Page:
Alcohol is used and abused, marijuana is still deemed a “gateway drug” and everything from party pills to ice pipes is available illegally. Pharmaceuticals regularly are diverted to non-medical use, while a vast array of synthetic alternatives with unknown consequences are for sale online as reported by Sean Parnell.
The old adage of “everything in moderation” should have modern-day caveats: “well, not really everything” and “certainly don’t take everything at once”. Addiction and illicit use affect different sections of the community and, just as the drug of choice may change from year to year, so do the demographics. Thankfully, help is usually available.
About 115,000 Australians — or one in 200 — more than half of whom have more than one substance problem, seek treatment for alcohol and other drug problems each year.
A report from the Australian Institute of Health and Welfare this week shows alcohol (38 per cent) remains the main reason for treatment, although amphetamines jumped from 9 per cent to 20 per cent between 2010-11 and 2014-15.
The proportion of treatment episodes attributed to alcohol declined across the same period, from 47 per cent in 2010-11, while the surge in amphetamine issues included people smoking or inhaling the drugs. Amphetamines have replaced heroin as the third most common reason for treatment.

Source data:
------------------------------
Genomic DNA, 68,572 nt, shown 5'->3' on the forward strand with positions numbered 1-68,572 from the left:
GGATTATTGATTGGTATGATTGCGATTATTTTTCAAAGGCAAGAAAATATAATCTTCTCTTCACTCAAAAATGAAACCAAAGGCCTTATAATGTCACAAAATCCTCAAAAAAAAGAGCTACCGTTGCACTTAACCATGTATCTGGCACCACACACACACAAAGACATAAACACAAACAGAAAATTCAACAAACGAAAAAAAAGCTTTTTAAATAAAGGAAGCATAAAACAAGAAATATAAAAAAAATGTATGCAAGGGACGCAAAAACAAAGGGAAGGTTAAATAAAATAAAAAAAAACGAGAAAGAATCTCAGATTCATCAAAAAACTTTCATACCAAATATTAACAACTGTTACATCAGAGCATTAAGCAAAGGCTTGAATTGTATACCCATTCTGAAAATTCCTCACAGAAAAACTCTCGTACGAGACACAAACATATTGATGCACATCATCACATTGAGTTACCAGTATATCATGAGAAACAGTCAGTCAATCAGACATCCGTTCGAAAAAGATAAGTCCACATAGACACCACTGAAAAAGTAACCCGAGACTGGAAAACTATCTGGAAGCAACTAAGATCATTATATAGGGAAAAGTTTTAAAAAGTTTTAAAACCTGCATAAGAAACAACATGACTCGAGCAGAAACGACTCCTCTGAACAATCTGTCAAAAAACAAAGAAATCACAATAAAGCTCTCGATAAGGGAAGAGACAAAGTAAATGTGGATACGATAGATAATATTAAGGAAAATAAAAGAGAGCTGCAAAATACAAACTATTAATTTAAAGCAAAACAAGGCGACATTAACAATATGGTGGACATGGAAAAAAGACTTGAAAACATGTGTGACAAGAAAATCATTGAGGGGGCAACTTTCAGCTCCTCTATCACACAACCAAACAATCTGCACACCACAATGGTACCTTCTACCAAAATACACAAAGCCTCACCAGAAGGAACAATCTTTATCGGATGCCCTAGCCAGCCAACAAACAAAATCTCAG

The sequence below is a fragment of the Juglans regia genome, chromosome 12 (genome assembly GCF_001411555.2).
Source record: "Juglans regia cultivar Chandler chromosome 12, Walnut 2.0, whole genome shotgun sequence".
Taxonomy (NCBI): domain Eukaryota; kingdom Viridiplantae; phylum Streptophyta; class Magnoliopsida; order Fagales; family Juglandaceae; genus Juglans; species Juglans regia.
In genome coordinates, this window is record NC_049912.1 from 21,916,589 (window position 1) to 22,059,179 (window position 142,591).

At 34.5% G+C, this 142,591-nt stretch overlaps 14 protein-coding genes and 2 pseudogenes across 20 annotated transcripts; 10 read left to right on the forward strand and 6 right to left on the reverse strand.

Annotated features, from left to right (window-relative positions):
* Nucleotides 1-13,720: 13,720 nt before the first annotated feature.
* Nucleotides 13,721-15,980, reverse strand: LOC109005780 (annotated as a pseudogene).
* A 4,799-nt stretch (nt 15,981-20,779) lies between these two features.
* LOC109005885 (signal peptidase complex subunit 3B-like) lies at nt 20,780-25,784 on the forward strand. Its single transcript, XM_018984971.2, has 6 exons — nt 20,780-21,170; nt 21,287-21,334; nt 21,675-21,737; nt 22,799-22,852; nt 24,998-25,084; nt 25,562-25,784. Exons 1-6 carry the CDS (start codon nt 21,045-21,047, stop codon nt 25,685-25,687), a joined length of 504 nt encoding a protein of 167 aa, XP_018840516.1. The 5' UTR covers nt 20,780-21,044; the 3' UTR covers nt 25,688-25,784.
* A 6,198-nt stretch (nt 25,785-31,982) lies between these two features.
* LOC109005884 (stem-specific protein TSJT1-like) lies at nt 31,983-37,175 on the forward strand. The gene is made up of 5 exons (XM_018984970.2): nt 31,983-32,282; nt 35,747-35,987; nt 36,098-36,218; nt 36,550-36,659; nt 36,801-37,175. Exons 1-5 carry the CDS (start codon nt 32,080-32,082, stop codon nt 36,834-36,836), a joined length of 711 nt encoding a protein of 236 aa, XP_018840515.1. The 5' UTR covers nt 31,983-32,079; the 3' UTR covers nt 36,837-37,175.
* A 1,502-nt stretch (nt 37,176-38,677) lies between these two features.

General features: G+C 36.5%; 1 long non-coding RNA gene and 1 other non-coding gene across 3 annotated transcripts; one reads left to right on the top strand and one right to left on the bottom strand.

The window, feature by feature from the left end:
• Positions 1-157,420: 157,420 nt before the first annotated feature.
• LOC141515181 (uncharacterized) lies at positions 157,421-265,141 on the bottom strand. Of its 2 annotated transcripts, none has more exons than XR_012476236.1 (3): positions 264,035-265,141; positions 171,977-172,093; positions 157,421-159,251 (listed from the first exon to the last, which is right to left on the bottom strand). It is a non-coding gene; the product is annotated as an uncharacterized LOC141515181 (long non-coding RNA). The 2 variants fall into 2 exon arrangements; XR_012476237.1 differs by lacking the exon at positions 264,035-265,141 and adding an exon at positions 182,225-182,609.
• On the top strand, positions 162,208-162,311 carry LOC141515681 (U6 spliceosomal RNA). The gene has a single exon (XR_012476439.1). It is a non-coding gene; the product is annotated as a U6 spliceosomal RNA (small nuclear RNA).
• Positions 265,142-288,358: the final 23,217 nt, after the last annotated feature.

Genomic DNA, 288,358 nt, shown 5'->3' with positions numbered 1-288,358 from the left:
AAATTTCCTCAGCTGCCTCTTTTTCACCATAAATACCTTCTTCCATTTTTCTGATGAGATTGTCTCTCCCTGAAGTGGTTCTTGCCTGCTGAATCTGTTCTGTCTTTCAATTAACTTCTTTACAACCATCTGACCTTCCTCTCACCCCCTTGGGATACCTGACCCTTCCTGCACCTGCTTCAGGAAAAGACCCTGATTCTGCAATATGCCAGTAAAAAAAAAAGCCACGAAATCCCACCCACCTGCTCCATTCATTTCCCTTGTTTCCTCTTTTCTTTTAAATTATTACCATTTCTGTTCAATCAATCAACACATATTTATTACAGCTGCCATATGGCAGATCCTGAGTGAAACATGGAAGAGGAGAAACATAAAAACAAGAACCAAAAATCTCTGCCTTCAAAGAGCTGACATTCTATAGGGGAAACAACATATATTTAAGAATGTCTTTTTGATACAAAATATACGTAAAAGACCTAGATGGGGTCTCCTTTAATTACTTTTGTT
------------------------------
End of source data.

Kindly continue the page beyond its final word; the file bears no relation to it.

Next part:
Odyssey House chief executive James Pitts warned last year that while the drug ice had made headlines, attracting government funding, heroin was responsible for long-term addictions and carried a greater risk of overdose.
More Australians are conscious of their alcohol consumption but a surprising number believe they can offset its impact through healthier behaviours.
Centre director Jan Copeland says cannabis use and addiction are serious issues in Australia. “Of course, the majority of experimental and occasional cannabis users don’t go on to become dependent. But the misconception cannabis is a harmless, non-addictive drug means many people who need help are not getting it.”
The centre recently established an online quit centre to help people give up cannabis.
Doctors and pharmacists have become more aware of prescription drug abuse and are best placed to prevent and treat such additions.
Jenny James, medical co-ordinator for the substance misuse program at the Sydney West Aboriginal Health Service, has urged GPs to look out for patients aggressively complaining about the need for a drug, asking for specific drugs by name or overreacting when asked about symptoms.
“Between 2001 and 2012 more than 800 Australians died from use of the prescription painkiller oxycodone, and more than half of these people died accidentally,” James says.
“Harms from prescription drugs, including deaths from overdose, continue to rise in Australia.